Mondaq reserves the right, in its sole discretion, to take any action that it deems necessary and appropriate in the event it considers that there is a breach or threatened breach of the Terms.

Mondaq’s Rights and Obligations

Unless otherwise expressly set out to the contrary, nothing in these Terms shall serve to transfer from Mondaq to you, any Intellectual Property Rights owned by and/or licensed to Mondaq and all rights, title and interest in and to such Intellectual Property Rights will remain exclusively with Mondaq and/or its licensors.

Mondaq shall use its reasonable endeavours to make the Website and Services available to you at all times, but we cannot guarantee an uninterrupted and fault free service.

Mondaq reserves the right to make changes to the services and/or the Website or part thereof, from time to time, and we may add, remove, modify and/or vary any elements of features and functionalities of the Website or the services.

Mondaq also reserves the right from time to time to monitor your Use of the Website and/or services.

Disclaimer

The Content is general information only. It is not intended to constitute legal advice or seek to be the complete and comprehensive statement of the law, nor is it intended to address your specific requirements or provide advice on which reliance should be placed. Mondaq and/or its Contributors and other suppliers make no representations about the suitability of the information contained in the Content for any purpose. All Content provided "as is" without warranty of any kind. Mondaq and/or its Contributors and other suppliers hereby exclude and disclaim all representations, warranties or guarantees with regard to the Content, including all implied warranties and conditions of merchantability, fitness for a particular purpose, title and non-infringement. To the maximum extent permitted by law, Mondaq expressly excludes all representations, warranties, obligations, and liabilities arising out of or in connection with all Content. In no event shall Mondaq and/or its respective suppliers be liable for any special, indirect or consequential damages or any damages whatsoever resulting from loss of use, data or profits, whether in an action of contract, negligence or other tortious action, arising out of or in connection with the use of the Content or performance of Mondaq’s Services.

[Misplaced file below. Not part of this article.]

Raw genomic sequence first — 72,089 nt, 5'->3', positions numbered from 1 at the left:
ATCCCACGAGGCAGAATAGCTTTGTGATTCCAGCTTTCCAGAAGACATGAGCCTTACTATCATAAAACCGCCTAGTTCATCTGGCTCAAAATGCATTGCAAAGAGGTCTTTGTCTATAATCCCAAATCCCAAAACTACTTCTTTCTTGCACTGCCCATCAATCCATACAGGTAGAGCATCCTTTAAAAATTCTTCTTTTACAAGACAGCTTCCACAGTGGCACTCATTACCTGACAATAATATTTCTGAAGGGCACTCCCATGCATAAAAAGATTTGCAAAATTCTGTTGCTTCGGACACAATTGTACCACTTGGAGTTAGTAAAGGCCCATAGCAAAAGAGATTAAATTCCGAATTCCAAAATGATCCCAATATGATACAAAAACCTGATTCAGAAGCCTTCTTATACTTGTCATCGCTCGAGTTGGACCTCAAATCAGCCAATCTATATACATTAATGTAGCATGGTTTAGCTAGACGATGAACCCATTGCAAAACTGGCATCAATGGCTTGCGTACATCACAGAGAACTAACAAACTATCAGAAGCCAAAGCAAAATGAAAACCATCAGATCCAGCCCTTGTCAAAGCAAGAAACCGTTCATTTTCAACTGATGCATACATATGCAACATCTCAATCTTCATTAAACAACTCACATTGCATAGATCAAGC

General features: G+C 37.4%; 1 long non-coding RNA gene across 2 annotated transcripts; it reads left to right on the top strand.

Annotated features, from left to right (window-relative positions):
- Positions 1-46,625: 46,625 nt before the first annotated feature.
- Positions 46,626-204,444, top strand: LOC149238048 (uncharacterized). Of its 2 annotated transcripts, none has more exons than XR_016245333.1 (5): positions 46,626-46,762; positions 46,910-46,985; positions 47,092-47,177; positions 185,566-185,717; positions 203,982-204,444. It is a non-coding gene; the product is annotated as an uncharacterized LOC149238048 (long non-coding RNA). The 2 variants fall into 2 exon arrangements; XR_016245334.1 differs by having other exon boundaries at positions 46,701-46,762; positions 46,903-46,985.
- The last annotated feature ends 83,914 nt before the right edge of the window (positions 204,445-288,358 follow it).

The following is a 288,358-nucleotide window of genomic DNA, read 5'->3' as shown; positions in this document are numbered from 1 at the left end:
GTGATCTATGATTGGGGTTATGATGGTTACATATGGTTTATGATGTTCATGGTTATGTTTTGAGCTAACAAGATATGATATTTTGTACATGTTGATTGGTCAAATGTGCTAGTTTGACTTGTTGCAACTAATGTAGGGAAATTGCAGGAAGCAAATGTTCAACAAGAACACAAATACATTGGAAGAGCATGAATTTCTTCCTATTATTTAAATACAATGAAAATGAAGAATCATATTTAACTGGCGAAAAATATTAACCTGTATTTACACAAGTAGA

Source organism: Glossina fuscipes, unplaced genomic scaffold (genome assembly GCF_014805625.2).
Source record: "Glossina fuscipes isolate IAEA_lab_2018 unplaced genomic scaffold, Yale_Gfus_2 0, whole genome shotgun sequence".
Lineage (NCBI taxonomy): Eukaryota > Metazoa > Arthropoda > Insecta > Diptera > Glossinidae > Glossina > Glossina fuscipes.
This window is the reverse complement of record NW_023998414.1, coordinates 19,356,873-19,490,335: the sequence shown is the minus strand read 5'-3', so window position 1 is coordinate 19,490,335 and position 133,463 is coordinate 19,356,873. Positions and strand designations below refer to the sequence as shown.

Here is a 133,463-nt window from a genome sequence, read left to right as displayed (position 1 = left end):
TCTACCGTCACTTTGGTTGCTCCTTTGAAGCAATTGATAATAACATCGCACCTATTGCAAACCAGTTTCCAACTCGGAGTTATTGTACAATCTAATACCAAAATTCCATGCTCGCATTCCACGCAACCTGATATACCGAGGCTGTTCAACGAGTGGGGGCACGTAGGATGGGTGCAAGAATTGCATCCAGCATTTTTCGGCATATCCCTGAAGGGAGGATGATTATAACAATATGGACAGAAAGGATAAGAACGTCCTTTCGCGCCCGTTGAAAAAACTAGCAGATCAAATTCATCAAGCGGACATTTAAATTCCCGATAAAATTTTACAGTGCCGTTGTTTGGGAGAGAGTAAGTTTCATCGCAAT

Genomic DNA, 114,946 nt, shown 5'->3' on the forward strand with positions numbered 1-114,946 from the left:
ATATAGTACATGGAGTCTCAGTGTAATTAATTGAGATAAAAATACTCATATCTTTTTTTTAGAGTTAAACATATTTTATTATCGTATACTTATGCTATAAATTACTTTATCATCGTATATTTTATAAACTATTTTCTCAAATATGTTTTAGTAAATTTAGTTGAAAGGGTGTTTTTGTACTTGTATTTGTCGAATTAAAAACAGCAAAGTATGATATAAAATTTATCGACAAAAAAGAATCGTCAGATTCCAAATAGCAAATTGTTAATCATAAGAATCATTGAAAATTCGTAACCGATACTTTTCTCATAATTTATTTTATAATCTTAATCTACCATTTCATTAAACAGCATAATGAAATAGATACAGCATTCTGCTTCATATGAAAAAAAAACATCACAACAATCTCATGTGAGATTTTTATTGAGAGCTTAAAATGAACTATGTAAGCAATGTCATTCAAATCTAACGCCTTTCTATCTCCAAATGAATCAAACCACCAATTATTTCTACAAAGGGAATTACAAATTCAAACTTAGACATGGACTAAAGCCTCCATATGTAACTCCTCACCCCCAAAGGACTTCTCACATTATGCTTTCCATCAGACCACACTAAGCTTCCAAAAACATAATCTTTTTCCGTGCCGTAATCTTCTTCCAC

General

Mondaq may alter or amend these Terms by amending them on the Website. By continuing to Use the Services and/or the Website after such amendment, you will be deemed to have accepted any amendment to these Terms.

These Terms shall be governed by and construed in accordance with the laws of England and Wales and you irrevocably submit to the exclusive jurisdiction of the courts of England and Wales to settle any dispute which may arise out of or in connection with these Terms. If you live outside the United Kingdom, English law shall apply only to the extent that English law shall not deprive you of any legal protection accorded in accordance with the law of the place where you are habitually resident ("Local Law"). In the event English law deprives you of any legal protection which is accorded to you under Local Law, then these terms shall be governed by Local Law and any dispute or claim arising out of or in connection with these Terms shall be subject to the non-exclusive jurisdiction of the courts where you are habitually resident.

You may print and keep a copy of these Terms, which form the entire agreement between you and Mondaq and supersede any other communications or advertising in respect of the Service and/or the Website.

No delay in exercising or non-exercise by you and/or Mondaq of any of its rights under or in connection with these Terms shall operate as a waiver or release of each of your or Mondaq’s right. Rather, any such waiver or release must be specifically granted in writing signed by the party granting it.

If any part of these Terms is held unenforceable, that part shall be enforced to the maximum extent permissible so as to give effect to the intent of the parties, and the Terms shall continue in full force and effect.

Mondaq shall not incur any liability to you on account of any loss or damage resulting from any delay or failure to perform all or any part of these Terms if such delay or failure is caused, in whole or in part, by events, occurrences, or causes beyond the control of Mondaq. Such events, occurrences or causes will include, without limitation, acts of God, strikes, lockouts, server and network failure, riots, acts of war, earthquakes, fire and explosions.

By clicking Register you state you have read and agree to our Terms and Conditions